bypassing of the Temporary Internet File. All methods via MHTML 
or CHM files are closed as well. The introduction or the ability 
to 'run' adobd in the Local Zone itself is sufficient to use any 
other measure to then execute the file it has written. No need 
to use codebase [which in that 'era' didn't work anyway] to run 
it. Shell has never been used with any measure of success 'in 
the wild' owing to its limited [at the time] capabilities. Only 
very recently was it demonstrated to enjoy even more powerful 
capabilities by combining a number of different techniques:


But this is a complete waste of time. It has been patched, as 
has the adobd.stream. Both of which do not work on Windows 95 or 
Windows 98 as they are not installed.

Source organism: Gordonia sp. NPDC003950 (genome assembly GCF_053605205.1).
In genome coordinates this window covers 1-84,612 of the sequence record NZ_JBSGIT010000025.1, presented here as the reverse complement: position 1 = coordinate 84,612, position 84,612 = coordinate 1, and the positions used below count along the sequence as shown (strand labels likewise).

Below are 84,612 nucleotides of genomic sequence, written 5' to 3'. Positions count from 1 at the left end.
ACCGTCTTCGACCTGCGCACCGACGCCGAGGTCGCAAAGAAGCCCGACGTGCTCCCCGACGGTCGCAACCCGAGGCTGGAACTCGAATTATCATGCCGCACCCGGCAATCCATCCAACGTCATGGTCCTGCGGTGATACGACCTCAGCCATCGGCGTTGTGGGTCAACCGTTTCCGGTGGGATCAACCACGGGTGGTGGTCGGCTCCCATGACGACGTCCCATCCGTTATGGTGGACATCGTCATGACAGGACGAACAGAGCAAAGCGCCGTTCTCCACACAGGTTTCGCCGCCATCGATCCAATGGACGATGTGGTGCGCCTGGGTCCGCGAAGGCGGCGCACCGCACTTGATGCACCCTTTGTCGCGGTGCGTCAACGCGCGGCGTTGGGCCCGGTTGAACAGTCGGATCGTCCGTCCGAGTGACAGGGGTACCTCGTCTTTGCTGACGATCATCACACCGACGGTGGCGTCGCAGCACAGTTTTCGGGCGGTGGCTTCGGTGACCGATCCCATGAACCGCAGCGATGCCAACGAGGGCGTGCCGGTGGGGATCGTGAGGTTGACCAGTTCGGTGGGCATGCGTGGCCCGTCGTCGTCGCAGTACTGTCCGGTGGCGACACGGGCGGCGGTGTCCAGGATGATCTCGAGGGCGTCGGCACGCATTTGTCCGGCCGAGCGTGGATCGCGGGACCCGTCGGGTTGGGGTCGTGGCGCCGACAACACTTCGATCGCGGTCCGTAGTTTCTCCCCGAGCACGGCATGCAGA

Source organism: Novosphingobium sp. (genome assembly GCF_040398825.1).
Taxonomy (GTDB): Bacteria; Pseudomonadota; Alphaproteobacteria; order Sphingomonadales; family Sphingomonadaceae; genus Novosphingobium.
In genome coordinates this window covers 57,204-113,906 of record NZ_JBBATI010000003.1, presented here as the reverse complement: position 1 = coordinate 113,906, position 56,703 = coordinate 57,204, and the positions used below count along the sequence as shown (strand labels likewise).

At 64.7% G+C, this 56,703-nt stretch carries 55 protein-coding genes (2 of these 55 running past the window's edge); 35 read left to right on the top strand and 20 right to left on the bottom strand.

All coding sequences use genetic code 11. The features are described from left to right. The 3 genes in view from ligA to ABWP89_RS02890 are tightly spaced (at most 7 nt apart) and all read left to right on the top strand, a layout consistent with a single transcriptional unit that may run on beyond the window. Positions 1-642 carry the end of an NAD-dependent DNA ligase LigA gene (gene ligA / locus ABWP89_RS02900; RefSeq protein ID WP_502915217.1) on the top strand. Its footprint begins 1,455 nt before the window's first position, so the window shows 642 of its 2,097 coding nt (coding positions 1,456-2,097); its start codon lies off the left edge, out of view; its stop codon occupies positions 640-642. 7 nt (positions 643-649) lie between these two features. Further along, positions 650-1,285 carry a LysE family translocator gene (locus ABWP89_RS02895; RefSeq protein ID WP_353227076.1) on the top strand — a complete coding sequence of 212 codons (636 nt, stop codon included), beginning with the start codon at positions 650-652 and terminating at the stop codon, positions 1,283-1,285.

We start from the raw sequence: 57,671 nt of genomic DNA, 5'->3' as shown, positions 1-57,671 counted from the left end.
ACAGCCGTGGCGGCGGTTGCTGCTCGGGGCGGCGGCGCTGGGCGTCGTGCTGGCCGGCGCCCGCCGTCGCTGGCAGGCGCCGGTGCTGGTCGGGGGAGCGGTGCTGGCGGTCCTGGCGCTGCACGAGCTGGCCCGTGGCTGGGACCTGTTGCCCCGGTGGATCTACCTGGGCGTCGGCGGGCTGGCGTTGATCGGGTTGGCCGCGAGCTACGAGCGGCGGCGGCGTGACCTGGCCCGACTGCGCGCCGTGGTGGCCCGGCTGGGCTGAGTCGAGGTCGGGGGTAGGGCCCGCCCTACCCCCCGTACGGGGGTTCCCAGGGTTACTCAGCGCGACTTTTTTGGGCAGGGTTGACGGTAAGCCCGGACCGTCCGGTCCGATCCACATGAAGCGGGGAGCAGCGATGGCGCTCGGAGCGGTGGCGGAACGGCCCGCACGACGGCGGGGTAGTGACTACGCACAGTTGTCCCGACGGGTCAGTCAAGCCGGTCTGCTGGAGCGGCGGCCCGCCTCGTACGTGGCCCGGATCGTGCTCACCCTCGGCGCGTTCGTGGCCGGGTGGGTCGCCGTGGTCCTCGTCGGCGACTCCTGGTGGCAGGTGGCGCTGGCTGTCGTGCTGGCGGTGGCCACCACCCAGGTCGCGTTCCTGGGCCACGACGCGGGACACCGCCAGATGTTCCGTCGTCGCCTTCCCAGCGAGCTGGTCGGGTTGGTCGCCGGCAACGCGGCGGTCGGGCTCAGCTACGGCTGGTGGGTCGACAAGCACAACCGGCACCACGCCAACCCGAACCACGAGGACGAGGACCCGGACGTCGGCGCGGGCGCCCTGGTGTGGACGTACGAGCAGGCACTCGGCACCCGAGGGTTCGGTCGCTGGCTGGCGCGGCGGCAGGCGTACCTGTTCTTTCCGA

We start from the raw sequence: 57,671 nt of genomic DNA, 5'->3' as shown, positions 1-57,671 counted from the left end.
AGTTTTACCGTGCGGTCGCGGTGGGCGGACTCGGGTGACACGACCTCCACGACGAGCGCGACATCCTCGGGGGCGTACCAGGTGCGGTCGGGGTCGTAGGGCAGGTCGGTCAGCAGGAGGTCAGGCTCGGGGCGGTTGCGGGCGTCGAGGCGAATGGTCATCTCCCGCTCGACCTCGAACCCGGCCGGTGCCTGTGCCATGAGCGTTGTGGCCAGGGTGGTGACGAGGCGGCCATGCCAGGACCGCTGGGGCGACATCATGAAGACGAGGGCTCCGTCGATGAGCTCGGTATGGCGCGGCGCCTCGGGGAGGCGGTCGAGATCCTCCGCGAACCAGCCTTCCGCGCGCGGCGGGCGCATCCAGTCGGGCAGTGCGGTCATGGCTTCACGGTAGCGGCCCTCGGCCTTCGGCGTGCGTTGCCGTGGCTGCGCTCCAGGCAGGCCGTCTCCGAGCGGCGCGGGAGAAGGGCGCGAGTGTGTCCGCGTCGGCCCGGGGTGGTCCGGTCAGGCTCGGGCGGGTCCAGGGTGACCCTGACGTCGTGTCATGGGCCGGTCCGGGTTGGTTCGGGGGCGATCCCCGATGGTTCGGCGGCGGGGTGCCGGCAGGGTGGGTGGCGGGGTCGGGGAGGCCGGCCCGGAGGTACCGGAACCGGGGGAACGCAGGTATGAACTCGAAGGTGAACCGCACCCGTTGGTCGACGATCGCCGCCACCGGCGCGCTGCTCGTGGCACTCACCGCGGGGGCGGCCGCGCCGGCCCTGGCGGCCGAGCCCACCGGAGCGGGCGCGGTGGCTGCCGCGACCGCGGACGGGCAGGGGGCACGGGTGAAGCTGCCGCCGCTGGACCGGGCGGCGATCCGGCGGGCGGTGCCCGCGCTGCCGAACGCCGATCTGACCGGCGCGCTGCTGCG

The codeBase attribute allows command execution from the My 
zone and you can mitigate against it by either completely 
ActiveX in that zone or setting it to only allow administrator 
ActiveX controls. 

You don't need to do either. It has been sufficiently patched 
all this time except by all indications as of yesterday with the 
introduction of the 'mega patch' series from Microsoft. In any 
event to introduce the executable you intend to run is next to 
impossible and only digitally signed files can bypass whatever 
warnings or prompts remain today [as noted above in May 2003]

The latter will solve the functionality regression 
problem that e.g. MMC and Norton Antivirus will have since 
both of these 
rely on executional privileges given by the My Computer zone. 
This is 
also the approach we took in Qwik-Fix ( http://qwik-
fix.net/ ). 

Regrettably I cannot find any validity to this. For all the 
reasons already stated. By the way despite 'hiding' the download 
url of your little 'gimmick' a quick Google shows where it can 
be downloaded. Having now 'played' with it for a number of weeks 
I could not in good faith recommend it to anyone. Unraveling its